- Development & Aid
- Economy & Trade
- Human Rights
- Global Governance
- Civil Society
Thursday, December 14, 2017
ROME/BONN, Nov 29 2016 (IPS) - With around 320,000 inhabitants on 141 square kilometres, no other relatively small city has played such a historically critical role like the City of Bonn.
Founded 2,100 years ago by the Romans, from being the birthplace of Ludwig van Beethoven to being the capital of Germany for over 50 years (1949-1990; seat of the Federal Government and Parliament until 1999), Bonn is also one of the best-guarded safe-deposit boxes of European and recent world history.
IPS interviews the City of Bonn’s Mayor Ashok-Alexander Sridharan.
IPS: For over half a century Bonn was the centre for top world leaders deciding on the future of Germany and Europe. What in your opinion is the City of Bonn’s best-kept political secret from that period?
Sridharan: The fact that Bonn today has become an insider tip on the international stage – especially in the area of sustainability – certainly originates from those roughly five decades when Bonn acted as capital city for the most successful democracy on German ground. It was this valuable heritage that Bonn could draw back on when the decision was taken in the Federal Republic of Germany to make Bonn Germany’s United Nations City.
IPS: After New York and Geneva, Bonn has become one of the world’s biggest venues for United Nations organisations, with the presence of a total of 19 agencies. And your City is strongly involved in international development cooperation at the municipal level, on international youth projects and on the international dialogue of cultures. What are your current and future plans for the City?
Sridharan: At international level, Bonn is successfully establishing itself as Germany’s United Nations City with a strong focus on sustainability-related issues. ‘UN Bonn – Shaping a Sustainable Future’ is the joint slogan of our Bonn-based UN agencies. With the UNSSC Knowledge Centre for Sustainable Development, we have been able to welcome another important UN agency on board this year. And in December, the UN SDG Action Campaign will open its central campaign office in our city.
Bonn has increasingly developed into a sustainability hub. The Sustainable Development Goals (SDGs) play a central role in this context.
Naturally, our city is also called upon to take up this issue in its own affairs. It is for a number of years now that we have successfully engaged in municipal development cooperation. We maintain partnerships with Bukhara (Uzbekistan), Cape Coast (Ghana), Chengdu (P.R. China), La Paz (Bolivia), Ulaanbaatar (Mongolia) and Minsk (Belarus), for instance.
Moreover, we are integrating the sustainable approach locally in our own day-to-day affairs. We promote fair trade and sustainable procurement, as well as eco-friendly mobility. Also, we are stepping up the use of renewable energies and advocate social interaction and a sense of togetherness in our local community.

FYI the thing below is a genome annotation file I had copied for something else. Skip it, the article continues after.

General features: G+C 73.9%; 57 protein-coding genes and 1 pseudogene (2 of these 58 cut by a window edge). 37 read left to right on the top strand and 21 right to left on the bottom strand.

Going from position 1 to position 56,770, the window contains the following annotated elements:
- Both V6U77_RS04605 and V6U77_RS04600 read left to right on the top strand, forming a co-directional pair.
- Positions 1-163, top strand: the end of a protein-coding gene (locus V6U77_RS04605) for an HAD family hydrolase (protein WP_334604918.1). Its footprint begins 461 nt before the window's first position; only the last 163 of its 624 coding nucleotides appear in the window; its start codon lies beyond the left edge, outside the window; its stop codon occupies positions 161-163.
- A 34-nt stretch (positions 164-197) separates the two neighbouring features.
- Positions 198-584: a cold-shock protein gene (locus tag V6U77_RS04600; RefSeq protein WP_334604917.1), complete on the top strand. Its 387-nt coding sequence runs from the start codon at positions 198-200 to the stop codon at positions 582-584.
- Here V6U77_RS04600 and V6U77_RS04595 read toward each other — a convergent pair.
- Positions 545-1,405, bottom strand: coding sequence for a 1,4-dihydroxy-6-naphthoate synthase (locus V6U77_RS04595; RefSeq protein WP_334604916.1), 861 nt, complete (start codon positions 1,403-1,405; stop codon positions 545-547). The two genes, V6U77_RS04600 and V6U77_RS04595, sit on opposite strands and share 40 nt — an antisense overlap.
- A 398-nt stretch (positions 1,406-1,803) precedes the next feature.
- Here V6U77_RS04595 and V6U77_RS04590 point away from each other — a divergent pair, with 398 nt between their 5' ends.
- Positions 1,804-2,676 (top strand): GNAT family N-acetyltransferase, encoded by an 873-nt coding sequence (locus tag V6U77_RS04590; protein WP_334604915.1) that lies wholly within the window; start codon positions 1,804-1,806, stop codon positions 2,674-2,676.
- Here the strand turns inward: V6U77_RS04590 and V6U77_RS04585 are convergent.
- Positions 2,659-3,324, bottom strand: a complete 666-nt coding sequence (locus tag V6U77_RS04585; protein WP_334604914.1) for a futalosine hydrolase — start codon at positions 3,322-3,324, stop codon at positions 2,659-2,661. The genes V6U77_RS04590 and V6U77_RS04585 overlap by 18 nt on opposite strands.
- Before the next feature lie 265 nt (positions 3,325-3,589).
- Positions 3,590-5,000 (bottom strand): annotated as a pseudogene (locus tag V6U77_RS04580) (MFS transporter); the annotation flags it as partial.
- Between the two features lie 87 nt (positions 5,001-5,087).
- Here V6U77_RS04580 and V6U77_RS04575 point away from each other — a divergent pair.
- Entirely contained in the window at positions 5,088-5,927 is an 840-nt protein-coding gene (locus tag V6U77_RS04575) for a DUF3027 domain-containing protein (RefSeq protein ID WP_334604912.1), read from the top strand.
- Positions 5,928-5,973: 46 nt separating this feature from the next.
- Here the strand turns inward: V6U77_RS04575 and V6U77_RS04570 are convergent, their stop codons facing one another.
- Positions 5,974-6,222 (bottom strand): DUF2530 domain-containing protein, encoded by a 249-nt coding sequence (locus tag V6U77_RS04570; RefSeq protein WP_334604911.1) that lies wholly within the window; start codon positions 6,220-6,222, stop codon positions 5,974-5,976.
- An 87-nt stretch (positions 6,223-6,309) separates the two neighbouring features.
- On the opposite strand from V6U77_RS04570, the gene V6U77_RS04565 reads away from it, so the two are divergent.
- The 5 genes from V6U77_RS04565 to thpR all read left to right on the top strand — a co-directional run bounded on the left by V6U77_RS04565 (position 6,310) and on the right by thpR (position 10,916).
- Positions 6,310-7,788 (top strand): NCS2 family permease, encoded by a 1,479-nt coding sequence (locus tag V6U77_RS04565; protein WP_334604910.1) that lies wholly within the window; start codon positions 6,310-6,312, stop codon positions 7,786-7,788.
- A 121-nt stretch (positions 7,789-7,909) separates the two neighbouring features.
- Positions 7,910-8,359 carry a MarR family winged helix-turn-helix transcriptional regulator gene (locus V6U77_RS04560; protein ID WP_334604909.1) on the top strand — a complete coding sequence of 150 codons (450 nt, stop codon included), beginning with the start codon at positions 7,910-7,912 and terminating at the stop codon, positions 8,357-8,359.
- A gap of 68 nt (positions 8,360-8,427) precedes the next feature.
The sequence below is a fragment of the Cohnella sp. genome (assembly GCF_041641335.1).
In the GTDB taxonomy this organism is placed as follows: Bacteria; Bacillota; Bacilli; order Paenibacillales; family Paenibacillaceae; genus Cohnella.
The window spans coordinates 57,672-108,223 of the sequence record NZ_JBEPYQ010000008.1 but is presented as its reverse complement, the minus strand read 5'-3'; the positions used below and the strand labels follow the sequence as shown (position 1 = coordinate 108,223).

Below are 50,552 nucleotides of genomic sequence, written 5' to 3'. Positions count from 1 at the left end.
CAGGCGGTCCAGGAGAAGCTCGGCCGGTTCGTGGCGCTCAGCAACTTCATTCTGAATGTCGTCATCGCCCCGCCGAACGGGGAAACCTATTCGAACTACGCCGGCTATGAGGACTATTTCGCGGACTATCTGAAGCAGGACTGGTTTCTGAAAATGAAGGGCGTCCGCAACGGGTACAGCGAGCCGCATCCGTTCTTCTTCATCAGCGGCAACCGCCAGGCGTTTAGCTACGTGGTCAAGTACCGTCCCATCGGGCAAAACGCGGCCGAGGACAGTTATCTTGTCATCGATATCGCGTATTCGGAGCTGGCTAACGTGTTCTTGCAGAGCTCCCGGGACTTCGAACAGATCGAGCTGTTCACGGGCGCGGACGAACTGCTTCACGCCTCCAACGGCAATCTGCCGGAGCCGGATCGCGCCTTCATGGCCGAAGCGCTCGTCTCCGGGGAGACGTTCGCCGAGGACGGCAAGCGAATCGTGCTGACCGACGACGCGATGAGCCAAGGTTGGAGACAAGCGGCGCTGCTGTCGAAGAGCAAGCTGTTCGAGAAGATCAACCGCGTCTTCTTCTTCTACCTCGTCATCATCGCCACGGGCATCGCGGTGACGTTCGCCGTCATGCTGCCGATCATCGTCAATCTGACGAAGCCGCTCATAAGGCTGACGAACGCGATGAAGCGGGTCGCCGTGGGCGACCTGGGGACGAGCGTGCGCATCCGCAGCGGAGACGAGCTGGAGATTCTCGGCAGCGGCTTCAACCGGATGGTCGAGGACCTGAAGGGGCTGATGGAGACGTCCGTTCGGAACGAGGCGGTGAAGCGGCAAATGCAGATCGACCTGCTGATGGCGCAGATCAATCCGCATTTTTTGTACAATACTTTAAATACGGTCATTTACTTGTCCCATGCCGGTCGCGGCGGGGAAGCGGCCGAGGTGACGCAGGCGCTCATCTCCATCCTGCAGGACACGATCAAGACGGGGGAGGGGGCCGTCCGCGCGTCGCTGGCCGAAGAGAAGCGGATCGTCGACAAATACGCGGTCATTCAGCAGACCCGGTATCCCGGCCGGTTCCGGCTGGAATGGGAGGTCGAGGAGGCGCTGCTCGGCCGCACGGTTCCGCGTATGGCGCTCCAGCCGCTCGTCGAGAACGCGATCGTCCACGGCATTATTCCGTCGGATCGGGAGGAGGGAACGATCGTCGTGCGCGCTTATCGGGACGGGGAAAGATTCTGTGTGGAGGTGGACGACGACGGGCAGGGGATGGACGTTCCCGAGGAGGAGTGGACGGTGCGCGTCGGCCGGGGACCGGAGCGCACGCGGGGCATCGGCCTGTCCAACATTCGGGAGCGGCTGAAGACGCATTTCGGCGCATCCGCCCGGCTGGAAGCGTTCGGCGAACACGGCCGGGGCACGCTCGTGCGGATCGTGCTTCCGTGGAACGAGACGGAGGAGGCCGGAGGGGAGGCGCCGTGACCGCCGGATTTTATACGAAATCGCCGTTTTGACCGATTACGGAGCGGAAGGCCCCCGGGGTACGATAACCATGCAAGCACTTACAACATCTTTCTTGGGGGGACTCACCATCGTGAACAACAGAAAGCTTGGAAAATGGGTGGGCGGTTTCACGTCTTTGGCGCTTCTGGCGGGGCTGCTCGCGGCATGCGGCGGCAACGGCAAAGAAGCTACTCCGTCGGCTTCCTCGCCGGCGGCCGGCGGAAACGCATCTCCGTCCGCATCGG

IPS: The City of Bonn is also one of the largest international media hubs. Deutsche Welle, based here, organizes an annual Global Media Forum bringing over 2,000 professionals from all continents. Are there any new initiatives by your City in the field of international information and communication?
Sridharan: We use every opportunity to raise awareness for the special capabilities in our city among journalists from all over the globe coming to Bonn for whatever reason. We do so as Germany’s United Nations City with a focus on sustainability, but also as birthplace of Ludwig van Beethoven, as important IT centre in Germany, and much more.
IPS: How are you managing your City’s share of migrants and what measures have you initiated on integration? How many are there now waiting for formal migrant status and have the number of migrants gone up this year? Are there any climate migrants? How do you strike a balance between what is considered humane and the need to adhere to and execute policies?
Sridharan: Between September 2015 and February 2016 the number of refugees reached a peak with roughly 150 people arriving here every single week, persons who were seeking shelter in Germany.
This was a big challenge for all: for the refugees with an unclear future in their new surroundings, for our administration that was faced with the tremendous task of providing temporary accommodation for a great number of people, including very traumatized refugees.
Last, not least, for our local citizens, now encountering many different new neighbors with a foreign language and culture! These were difficult months, especially since we had to accommodate several hundred refugees in our gymnasiums. At the same time, innumerable volunteers saw to it that Bonn was able to truly welcome these refugees and to take good care of them.
It is with relief that I can say that today’s situation is a little more relaxed. At this time, we are accommodating 3,000 refugees in municipal housing, an increasing number of them with permanent resident status.
Another 3,000 people in Bonn have received residence permits after their application for asylum had been granted. The number of people applying for asylum has decreased, as no more refugees are being sent to the City of Bonn by our authorities at this time. People coming from what is considered a safe country must go back home, which they often do voluntarily.
At the same time, we have been able to improve the type of accommodation we offer. Nobody must sleep in gymnasiums without any private space. The temporary housing we are able to offer now still has provisional character, but with some private space and independence. Also, we are managing to build more reasonably priced apartments, which we were already lacking before the refugees arrived in Bonn.